"The players are all fantastic sight readers with a ton of experience, but some of the charts have to be debugged, or there may be internal balance issues, or wrong notes, or parts of the orchestration that are too long, or the melody might be off," Anthony says.

The time that a conductor spends on each film can vary from one day to a little more than a week, depending on the amount of music needed for a project. A conductor must also deal with fluctuations in the size of his orchestra: some parts of a score can require 80-105 musicians, while others only need 15-40 players.



But an effective conductor is also something of a group therapist, carefully reading the energy in the room.

"In the past, conductors would tap their baton on the podium and be serious," says Aaron Zigman, who recently composed and conducted the music for "Sex and the City 2." "People don't like that. An orchestra will read your energy, and you want them to feel like you're a part of them. It's not about the ego; it's about shaping the music, staying relaxed and having fun."

It is also about adapting to the challenges of a new era.

During the past two decades, conductors have had to adjust to shorter postproduction schedules due to tighter budgets. Anthony says conductors are expected to produce 12-15 minutes of music within a single three-hour session, with more orchestrators working on each picture so that the same amount of work gets done in a shorter time.

"When I started out, I would work on three or four films a year as a single orchestrator," Anthony says. "Now I work on 18-25 pictures a year, but I'm routinely one of seven or eight guys."

While a small budget won't necessarily threaten a conductor's job, it can lead to fewer players in an orchestra. "And it's the conductor's job to make sure things are still efficient," Anthony says.

Conductors have also seen a steady increase in the use of technologically advanced programs like Pro Tools, which allows composers to transpose any instrument onto a synthesizer, even if the sounds being created can't necessarily be replicated by flesh-and-blood musicians. Nowak says the only time he's clashed with composers was when he felt the technology was getting in the way. On "The Matrix" movies, for instance, he says that the Pro Tools-enhanced string parts were so difficult to perform that the players were thoroughly drained after recording sessions.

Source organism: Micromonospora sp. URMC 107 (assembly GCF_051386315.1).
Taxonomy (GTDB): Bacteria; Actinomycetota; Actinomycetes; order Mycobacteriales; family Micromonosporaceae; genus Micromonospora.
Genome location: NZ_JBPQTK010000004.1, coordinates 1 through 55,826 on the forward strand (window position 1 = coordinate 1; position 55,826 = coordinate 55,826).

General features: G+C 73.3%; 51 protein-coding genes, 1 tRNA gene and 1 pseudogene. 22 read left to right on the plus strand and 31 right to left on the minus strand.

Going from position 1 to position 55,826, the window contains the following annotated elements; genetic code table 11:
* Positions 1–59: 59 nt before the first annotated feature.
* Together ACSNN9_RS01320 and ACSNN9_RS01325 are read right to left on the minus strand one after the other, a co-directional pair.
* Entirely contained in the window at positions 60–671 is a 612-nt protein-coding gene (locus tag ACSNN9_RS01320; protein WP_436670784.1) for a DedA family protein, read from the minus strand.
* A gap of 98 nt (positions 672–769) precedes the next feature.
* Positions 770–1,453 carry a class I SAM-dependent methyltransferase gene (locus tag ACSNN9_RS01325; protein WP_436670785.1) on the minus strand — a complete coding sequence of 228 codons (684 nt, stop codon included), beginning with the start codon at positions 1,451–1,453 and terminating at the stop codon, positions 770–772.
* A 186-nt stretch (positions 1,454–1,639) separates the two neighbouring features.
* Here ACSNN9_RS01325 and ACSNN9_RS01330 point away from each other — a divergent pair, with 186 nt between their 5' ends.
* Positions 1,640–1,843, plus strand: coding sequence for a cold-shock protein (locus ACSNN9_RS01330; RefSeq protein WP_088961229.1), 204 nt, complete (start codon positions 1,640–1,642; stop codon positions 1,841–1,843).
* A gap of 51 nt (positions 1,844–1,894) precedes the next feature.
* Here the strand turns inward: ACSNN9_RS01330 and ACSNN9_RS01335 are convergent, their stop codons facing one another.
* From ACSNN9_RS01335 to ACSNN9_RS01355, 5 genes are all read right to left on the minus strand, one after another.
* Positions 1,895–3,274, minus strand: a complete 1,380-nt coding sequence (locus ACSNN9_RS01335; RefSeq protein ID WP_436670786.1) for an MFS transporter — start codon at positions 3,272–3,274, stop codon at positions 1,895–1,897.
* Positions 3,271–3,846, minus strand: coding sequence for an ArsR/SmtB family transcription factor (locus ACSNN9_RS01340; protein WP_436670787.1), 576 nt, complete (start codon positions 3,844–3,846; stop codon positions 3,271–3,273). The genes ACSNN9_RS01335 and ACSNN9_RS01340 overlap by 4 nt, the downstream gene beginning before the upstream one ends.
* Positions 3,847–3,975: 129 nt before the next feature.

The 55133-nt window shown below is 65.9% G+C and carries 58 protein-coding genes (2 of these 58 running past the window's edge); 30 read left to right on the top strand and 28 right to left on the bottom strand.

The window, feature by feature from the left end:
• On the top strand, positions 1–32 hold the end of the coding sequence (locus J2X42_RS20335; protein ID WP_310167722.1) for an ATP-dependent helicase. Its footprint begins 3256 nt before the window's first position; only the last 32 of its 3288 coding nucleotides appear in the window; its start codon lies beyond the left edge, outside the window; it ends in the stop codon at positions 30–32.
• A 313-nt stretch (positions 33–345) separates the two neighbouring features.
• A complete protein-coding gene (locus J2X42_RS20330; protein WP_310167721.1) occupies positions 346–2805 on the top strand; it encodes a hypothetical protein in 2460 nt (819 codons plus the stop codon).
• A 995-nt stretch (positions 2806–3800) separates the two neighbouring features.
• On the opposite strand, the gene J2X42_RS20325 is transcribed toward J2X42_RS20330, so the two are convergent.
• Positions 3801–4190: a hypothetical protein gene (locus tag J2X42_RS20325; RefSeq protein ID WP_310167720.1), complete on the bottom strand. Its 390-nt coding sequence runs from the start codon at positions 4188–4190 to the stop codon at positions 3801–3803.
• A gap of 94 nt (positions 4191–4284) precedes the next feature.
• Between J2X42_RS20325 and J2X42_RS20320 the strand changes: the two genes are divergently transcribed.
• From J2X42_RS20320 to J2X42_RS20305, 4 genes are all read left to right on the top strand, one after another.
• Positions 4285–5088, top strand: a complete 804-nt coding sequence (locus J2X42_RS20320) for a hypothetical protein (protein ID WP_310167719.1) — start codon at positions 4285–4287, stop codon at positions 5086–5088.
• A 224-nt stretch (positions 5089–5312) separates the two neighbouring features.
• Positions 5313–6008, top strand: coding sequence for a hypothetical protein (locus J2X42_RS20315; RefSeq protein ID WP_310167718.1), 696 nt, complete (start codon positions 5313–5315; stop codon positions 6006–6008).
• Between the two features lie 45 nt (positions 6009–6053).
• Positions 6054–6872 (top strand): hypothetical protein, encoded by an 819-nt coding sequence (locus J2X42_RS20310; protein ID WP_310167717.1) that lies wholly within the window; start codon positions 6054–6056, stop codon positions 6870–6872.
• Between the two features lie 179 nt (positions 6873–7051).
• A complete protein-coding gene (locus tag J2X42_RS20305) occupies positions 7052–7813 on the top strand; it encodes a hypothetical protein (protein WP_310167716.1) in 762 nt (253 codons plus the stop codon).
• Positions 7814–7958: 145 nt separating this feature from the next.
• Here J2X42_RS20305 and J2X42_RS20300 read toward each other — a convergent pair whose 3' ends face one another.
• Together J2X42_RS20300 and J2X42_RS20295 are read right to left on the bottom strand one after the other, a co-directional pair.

"A composer can hit a button to speed up an instrument, but (the orchestra) could never play it that fast themselves," he says. "It's frustrating when someone doesn't understand the limits of the instruments or the players."

Many composers, including Williams and Christopher Lennertz ("Alvin and the Chipmunks," "Adam") choose to conduct their own work because "the music is coming from the composer's body, which allows the orchestra to catch on and move more quickly if he is conducting," Zigman says. At the same time, advanced composing technology has made film conductors more relevant than ever.

Anthony says he "definitely sees a trend" toward composers hiring conductors as film scores become increasingly reliant on synthesizers and prerecorded effects.

For his score upcoming thriller "Predators," composer John Debney brought in Anthony to conduct while he kept an eye on the film's many synth effects in the recording booth.

"If a score is involving a lot of prelaid tracks, sometimes it's better for me to be in the booth so I can say, 'A little more of this, a little less of that,' " says Debney ("Iron Man 2"). "That way, I can hear the disparate elements and get what I want out of the product."

But even with more composers opting to bring in someone else, Rotter says that the group of working film conductors is relegated to eight to 10 regulars. Anthony also cautions anyone against thinking a career as a film conductor is going to make him wealthy.

"It's very rare for someone to make a living just as a film music conductor; almost all of us have to do different things," he says. "There are people trying to get in and do more of it, but they're just seeing the tip of the iceberg in terms of the work necessary to get a film score recorded. The players show up for three hours, but a few people have spent three days getting everything ready."